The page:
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The placenta and the pace of life

The poor old placenta. It really doesn’t get much public attention. And yet it does a crucially important job - acting as the interface between the mother’s blood supply and that of her developing foetus.

Every molecule of glucose, oxygen and many other essential compounds consumed by the voracious offspring passes across the placenta - from the mother’s blood to the foetus'. And waste products pass back the other way to be detoxified and excreted by the mother’s organs.

Given these roles, one might be tempted to see the mammalian placenta as a discreet anatomic servant, working tirelessly, unseen and largely without thanks for the mutual good of mother and foetus. Only to be discarded or eaten after birth and spared no further thought.

And occasionally be venerated in YouTube videos with mystical soundtracks:

But such a view underrates one of the most interesting organs that ever evolved.

For one thing, the placenta varies more among mammal species than almost any other organ. And research published today in the Proceedings of the National Academy of Sciences of the USA provides some clarity on how this diversity evolved.

This research was led by Dr Michael Garratt, my colleague in the Sex Lab at UNSW, in collaboration with Jean-François Lemaître and Jean-Michel Gaillard (from France’s Université de Lyon and Laboratoire de Biométrie et Biologie Evolutive), and me.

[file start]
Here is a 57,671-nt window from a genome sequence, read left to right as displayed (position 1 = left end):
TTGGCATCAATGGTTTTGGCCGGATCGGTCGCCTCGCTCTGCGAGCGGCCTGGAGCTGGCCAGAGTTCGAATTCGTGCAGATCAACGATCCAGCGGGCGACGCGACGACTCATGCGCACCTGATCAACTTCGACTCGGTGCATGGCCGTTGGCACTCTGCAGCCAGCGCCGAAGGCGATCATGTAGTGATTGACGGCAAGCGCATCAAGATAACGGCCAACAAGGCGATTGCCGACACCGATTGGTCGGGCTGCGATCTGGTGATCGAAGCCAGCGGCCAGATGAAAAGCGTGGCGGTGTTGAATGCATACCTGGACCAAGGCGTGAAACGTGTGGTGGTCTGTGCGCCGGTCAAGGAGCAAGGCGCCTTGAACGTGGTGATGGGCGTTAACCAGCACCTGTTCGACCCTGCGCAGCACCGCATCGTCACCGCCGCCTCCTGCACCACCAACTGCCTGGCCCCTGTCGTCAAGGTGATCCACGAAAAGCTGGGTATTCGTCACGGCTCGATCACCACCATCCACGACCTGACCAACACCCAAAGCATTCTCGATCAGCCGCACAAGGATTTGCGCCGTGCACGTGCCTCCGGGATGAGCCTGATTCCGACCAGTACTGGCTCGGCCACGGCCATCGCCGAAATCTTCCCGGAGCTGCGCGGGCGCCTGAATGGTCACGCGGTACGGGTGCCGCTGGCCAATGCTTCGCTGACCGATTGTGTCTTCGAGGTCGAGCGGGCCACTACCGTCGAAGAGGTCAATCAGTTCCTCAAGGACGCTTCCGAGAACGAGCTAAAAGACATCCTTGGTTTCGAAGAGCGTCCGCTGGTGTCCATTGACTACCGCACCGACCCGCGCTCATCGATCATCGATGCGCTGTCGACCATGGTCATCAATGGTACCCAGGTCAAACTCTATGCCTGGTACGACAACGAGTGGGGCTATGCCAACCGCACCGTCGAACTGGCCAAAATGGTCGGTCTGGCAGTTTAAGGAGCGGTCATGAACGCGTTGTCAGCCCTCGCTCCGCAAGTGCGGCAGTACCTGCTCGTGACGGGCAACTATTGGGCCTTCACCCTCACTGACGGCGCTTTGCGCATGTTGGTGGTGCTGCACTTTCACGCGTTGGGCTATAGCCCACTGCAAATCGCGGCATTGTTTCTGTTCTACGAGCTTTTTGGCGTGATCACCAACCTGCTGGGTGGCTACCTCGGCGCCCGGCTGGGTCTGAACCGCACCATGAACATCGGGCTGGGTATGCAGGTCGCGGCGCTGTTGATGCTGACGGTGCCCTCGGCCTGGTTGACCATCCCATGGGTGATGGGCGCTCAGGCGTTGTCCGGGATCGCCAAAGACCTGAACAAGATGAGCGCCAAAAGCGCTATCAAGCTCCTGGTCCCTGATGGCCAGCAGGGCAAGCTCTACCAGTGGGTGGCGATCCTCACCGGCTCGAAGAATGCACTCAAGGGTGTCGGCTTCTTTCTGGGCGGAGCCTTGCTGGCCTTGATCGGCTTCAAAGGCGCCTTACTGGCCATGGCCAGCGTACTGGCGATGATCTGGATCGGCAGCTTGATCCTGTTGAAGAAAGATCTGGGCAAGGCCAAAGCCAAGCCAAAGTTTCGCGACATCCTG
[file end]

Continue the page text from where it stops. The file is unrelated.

Eutherian (the mammals other than marsupials, echidnas and platypus) placentas vary in a number of properties but we focussed on two of the most dramatically variable ones: “inter-digitation” and “invasiveness”.

The “inter-digitation” of a placenta describes the folding of the membranes between the mother’s and the foetuses blood. The more folded, the greater the surface area and thus the more opportunity for exchange of nutrients, dissolved gases and wastes to move between the foetus and the mother.

In some species the folds resemble fingers meshing with one another, but in others the folds are so much more dramatic, looking more like a complex tangle between two mops. These “labyrynthine” placentas have much greater surface areas than the less dramatic “villous” ones.

Highly “invasive” placentas burrow so intimately into the endometrium of the mother’s uterus, often remodelling the mother’s own arteries, that the fetal cells in the placenta bathe directly in the mother’s blood. Humans have this kind of hemochorial placenta, and other research suggests the first eutherians did too.

But other mammals have evolved less invasive placentas. In endotheliochorial placentas the thin wall of the maternal blood vessels remains, keeping the fetal tissues and maternal blood apart. And epitheliochorial placentas, the least invasive, have three layers of maternal tissue separating the foetus from maternal blood.

Conflict

Why has evolution not settled on a single, most efficient placental design?

To answer this question, we first need to set aside romantic notions of the placenta and materno-fetal relations. Because the placenta acts as both an interface for cooperation and a battleground for conflict.

A developing foetus always wants more than the mother wants to give it. And we know from studies of this battle in humans that the placenta sides decisively with the foetus.